I was once told that more Catholics attend Mass on Ash Wednesday than on Christmas or Easter. While I am not sure that this statement is true, I certainly understand why some people may cling to this tradition long after they have shed all other vestiges of the faith. The ashes are an outward sign of repentance before the Lord and the concept of penance resonates deeply within the hearts of all humanity. Although our society often teaches us to shift all blame away from ourselves, to instead place it on our parents, on our education (or lack thereof), on the media, or on the influence of others, there is a sense of peace that comes from taking responsibility for our shortcomings. Only by acknowledging our sins can we truly be free of them.
Although I don’t go as often as I should, I have never taken the sacrament of penance for granted. This is not to say that confession is ever easy. Like most Catholics, the minutes and hours leading up to the moment I step into the confessional are full of anxiety and doubt. My grandfather entered the Catholic Church in December 2010 at the age of 79. When he was baptized, he was cleansed of a lifetime of sin. When I asked him to explain what he felt, he told me that he felt as if a great weight was lifted from his shoulders and all his cares evaporated. I experience this on a smaller scale every time I leave the confessional.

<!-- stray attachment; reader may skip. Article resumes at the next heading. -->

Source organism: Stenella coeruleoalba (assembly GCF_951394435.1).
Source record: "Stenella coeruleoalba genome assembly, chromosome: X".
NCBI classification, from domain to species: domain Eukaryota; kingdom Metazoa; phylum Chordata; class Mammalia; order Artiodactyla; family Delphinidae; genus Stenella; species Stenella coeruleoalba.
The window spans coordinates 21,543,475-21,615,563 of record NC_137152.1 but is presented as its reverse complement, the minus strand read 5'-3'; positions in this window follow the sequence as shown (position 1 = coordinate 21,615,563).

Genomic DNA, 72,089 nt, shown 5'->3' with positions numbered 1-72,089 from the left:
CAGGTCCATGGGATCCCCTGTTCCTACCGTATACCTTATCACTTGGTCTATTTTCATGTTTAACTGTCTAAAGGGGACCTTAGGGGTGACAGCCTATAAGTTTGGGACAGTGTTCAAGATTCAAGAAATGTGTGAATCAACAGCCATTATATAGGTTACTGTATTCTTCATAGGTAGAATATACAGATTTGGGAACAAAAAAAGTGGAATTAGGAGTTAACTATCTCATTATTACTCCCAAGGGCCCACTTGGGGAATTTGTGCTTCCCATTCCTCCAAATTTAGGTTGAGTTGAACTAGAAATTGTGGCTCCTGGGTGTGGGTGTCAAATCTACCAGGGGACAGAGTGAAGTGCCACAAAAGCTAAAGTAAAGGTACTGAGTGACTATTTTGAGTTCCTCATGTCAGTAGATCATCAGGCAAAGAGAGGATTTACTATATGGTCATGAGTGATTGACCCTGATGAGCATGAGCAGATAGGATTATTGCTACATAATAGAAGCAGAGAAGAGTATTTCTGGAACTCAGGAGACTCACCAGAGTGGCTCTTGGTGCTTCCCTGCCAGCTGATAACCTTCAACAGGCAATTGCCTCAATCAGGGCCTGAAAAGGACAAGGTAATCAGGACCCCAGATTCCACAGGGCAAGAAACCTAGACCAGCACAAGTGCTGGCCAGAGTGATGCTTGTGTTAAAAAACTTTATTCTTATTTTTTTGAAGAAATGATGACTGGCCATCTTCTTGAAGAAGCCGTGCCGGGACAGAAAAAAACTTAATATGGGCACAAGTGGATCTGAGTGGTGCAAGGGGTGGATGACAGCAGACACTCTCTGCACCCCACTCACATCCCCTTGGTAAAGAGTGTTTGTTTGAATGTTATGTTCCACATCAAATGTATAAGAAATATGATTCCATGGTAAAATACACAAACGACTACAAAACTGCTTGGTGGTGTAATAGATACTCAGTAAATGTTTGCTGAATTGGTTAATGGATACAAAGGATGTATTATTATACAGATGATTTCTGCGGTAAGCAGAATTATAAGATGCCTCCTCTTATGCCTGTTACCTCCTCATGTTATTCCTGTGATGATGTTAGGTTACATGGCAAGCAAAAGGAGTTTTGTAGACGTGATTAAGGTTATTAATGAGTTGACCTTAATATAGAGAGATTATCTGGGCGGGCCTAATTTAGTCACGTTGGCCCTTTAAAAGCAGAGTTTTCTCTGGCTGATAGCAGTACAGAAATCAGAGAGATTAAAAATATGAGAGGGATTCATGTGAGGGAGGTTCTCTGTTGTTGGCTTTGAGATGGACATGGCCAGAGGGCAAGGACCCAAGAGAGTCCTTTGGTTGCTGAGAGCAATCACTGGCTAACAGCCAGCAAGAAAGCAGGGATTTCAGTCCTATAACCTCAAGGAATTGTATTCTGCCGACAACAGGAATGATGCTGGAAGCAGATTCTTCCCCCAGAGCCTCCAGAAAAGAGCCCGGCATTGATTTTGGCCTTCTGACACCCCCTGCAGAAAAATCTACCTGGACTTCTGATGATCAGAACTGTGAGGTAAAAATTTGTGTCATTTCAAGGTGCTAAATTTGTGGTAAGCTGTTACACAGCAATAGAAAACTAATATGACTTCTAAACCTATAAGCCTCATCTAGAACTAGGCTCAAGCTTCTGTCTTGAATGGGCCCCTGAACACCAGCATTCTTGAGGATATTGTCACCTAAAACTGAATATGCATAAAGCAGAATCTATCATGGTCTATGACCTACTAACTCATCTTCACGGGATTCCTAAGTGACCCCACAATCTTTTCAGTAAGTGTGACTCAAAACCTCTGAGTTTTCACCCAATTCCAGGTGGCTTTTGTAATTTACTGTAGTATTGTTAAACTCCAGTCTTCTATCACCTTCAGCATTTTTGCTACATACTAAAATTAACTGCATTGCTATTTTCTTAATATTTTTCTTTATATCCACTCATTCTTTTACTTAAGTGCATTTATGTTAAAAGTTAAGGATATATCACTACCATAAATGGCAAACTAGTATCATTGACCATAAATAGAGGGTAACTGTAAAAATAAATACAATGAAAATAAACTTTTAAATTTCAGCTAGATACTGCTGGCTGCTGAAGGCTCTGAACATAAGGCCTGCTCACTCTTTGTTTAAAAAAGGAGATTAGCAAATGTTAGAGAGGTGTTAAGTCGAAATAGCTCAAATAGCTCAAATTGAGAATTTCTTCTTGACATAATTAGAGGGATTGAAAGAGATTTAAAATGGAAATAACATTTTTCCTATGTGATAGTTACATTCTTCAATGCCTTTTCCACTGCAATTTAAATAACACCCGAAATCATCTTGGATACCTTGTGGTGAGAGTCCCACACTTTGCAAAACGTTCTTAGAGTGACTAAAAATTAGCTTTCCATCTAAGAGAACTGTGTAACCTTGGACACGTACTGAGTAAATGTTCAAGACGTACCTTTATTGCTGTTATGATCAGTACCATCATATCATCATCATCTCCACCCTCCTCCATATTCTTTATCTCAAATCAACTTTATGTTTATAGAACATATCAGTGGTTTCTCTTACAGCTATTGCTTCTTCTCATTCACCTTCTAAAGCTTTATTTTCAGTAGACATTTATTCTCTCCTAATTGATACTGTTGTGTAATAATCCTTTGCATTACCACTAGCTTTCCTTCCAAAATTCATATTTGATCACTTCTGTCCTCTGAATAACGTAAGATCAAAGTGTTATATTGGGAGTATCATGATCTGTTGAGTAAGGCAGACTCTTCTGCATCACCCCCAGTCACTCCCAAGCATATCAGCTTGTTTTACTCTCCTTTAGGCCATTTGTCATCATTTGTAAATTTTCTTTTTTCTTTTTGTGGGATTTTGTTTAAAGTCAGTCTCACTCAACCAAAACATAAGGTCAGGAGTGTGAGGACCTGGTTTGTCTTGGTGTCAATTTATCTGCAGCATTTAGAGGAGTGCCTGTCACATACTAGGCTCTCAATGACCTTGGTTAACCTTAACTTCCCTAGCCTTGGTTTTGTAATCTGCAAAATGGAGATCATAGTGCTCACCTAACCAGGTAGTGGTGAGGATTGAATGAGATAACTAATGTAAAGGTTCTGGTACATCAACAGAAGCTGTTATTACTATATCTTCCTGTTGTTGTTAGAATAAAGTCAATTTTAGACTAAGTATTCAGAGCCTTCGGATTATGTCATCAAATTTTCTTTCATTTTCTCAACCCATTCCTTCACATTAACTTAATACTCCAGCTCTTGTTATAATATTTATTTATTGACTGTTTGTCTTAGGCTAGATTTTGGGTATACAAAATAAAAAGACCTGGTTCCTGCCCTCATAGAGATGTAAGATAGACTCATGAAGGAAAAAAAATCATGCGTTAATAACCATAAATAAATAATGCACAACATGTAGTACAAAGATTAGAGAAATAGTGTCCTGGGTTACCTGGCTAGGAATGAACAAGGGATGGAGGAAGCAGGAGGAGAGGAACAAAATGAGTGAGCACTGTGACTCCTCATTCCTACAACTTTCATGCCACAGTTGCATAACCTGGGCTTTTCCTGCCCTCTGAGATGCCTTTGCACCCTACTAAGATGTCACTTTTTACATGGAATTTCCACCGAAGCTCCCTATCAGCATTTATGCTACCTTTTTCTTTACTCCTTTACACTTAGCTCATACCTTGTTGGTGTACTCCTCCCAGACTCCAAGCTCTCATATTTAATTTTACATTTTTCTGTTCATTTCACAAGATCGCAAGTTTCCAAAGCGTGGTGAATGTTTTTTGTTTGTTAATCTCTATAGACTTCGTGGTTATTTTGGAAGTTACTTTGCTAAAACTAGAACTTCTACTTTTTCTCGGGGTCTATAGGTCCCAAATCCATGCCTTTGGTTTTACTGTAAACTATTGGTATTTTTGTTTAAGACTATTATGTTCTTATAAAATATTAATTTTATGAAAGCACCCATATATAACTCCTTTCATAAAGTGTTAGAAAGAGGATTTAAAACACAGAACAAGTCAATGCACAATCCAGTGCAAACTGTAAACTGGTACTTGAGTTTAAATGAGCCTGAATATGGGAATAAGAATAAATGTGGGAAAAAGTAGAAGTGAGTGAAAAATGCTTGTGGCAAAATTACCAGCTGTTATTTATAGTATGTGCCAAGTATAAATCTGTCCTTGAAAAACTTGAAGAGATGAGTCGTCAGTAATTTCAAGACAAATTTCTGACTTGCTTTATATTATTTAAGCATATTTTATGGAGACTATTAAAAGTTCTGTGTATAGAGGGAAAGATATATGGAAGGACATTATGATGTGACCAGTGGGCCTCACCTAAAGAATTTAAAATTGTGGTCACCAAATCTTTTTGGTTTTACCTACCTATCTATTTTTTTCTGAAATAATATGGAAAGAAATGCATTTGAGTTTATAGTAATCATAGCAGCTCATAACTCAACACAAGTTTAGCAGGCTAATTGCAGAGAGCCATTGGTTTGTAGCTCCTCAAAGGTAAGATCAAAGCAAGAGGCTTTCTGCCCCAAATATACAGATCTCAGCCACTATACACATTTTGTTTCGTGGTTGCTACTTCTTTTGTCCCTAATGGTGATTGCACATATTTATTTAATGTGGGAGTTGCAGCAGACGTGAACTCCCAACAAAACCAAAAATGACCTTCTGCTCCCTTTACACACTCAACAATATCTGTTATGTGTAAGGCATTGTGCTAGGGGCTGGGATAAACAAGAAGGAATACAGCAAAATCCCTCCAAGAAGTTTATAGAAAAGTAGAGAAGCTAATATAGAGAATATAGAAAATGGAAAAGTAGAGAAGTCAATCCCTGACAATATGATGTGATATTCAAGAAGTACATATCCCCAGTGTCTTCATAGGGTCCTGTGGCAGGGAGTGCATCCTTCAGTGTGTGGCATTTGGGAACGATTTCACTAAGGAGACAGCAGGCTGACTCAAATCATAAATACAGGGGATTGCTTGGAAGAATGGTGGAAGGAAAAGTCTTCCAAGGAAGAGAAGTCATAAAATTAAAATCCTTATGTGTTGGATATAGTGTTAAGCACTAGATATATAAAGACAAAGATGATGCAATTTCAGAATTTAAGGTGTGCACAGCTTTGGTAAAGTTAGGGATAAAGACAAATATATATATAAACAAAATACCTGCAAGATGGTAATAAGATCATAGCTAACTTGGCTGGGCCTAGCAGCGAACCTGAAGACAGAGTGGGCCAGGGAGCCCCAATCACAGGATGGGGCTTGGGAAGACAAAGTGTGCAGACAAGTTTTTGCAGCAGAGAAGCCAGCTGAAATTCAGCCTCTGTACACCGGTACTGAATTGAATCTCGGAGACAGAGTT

Ash Wednesday reminds us of our mortality. On Easter, we will celebrate with joyful hearts the resurrection of the Lord. But first we must meditate on his death, for without his great suffering, there would be no reason for joy. May this Lent be a solemn and contemplative season that brings you closer to Christ.
Linking up to Catholic Blog Day Ash Wednesday post on Penance.